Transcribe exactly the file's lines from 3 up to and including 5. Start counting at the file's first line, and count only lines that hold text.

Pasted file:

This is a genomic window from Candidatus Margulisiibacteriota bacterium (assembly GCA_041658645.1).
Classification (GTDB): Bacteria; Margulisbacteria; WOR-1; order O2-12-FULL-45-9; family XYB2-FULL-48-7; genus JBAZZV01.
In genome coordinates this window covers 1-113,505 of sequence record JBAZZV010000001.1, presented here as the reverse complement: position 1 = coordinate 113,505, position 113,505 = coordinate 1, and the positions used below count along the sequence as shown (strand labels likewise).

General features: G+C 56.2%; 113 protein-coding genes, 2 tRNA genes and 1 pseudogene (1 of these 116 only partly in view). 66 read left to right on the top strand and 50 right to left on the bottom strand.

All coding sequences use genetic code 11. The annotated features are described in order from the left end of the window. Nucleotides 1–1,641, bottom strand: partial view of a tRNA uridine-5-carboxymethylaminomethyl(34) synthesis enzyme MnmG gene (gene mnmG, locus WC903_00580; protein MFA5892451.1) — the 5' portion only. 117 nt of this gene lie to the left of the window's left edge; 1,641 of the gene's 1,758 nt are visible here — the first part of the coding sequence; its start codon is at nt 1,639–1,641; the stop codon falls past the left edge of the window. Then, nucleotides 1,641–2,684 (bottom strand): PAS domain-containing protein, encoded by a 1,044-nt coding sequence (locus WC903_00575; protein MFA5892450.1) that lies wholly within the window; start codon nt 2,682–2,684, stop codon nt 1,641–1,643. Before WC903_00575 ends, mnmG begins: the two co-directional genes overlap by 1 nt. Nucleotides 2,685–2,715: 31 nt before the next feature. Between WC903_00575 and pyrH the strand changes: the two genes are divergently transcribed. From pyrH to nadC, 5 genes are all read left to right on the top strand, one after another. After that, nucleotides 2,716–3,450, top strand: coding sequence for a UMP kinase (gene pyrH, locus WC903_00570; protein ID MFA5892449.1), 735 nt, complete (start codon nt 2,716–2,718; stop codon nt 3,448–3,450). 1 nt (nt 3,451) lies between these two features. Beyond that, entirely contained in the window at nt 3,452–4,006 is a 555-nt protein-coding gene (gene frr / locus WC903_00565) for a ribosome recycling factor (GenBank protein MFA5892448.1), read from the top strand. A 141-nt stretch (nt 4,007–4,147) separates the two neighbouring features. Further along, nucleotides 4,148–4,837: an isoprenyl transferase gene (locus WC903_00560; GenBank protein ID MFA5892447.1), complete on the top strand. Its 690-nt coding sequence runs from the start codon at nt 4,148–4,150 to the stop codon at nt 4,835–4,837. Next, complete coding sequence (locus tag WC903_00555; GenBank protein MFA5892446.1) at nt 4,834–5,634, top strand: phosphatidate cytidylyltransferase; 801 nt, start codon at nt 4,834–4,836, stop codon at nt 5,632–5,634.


In genome coordinates this window covers 1-113,505 of sequence record JBAZZV010000001.1, presented here as the reverse complement: position 1 = coordinate 113,505, position 113,505 = coordinate 1, and the positions used below count along the sequence as shown (strand labels likewise).

General features: G+C 56.2%; 113 protein-coding genes, 2 tRNA genes and 1 pseudogene (1 of these 116 only partly in view). 66 read left to right on the top strand and 50 right to left on the bottom strand.

All coding sequences use genetic code 11. The annotated features are described in order from the left end of the window. Nucleotides 1–1,641, bottom strand: partial view of a tRNA uridine-5-carboxymethylaminomethyl(34) synthesis enzyme MnmG gene (gene mnmG, locus WC903_00580; protein MFA5892451.1) — the 5' portion only. 117 nt of this gene lie to the left of the window's left edge; 1,641 of the gene's 1,758 nt are visible here — the first part of the coding sequence; its start codon is at nt 1,639–1,641; the stop codon falls past the left edge of the window. Then, nucleotides 1,641–2,684 (bottom strand): PAS domain-containing protein, encoded by a 1,044-nt coding sequence (locus WC903_00575; protein MFA5892450.1) that lies wholly within the window; start codon nt 2,682–2,684, stop codon nt 1,641–1,643. Before WC903_00575 ends, mnmG begins: the two co-directional genes overlap by 1 nt. Nucleotides 2,685–2,715: 31 nt before the next feature. Between WC903_00575 and pyrH the strand changes: the two genes are divergently transcribed. From pyrH to nadC, 5 genes are all read left to right on the top strand, one after another. After that, nucleotides 2,716–3,450, top strand: coding sequence for a UMP kinase (gene pyrH, locus WC903_00570; protein ID MFA5892449.1), 735 nt, complete (start codon nt 2,716–2,718; stop codon nt 3,448–3,450). 1 nt (nt 3,451) lies between these two features. Beyond that, entirely contained in the window at nt 3,452–4,006 is a 555-nt protein-coding gene (gene frr / locus WC903_00565) for a ribosome recycling factor (GenBank protein MFA5892448.1), read from the top strand. A 141-nt stretch (nt 4,007–4,147) separates the two neighbouring features. Further along, nucleotides 4,148–4,837: an isoprenyl transferase gene (locus WC903_00560; GenBank protein ID MFA5892447.1), complete on the top strand. Its 690-nt coding sequence runs from the start codon at nt 4,148–4,150 to the stop codon at nt 4,835–4,837. Next, complete coding sequence (locus tag WC903_00555; GenBank protein MFA5892446.1) at nt 4,834–5,634, top strand: phosphatidate cytidylyltransferase; 801 nt, start codon at nt 4,834–4,836, stop codon at nt 5,632–5,634.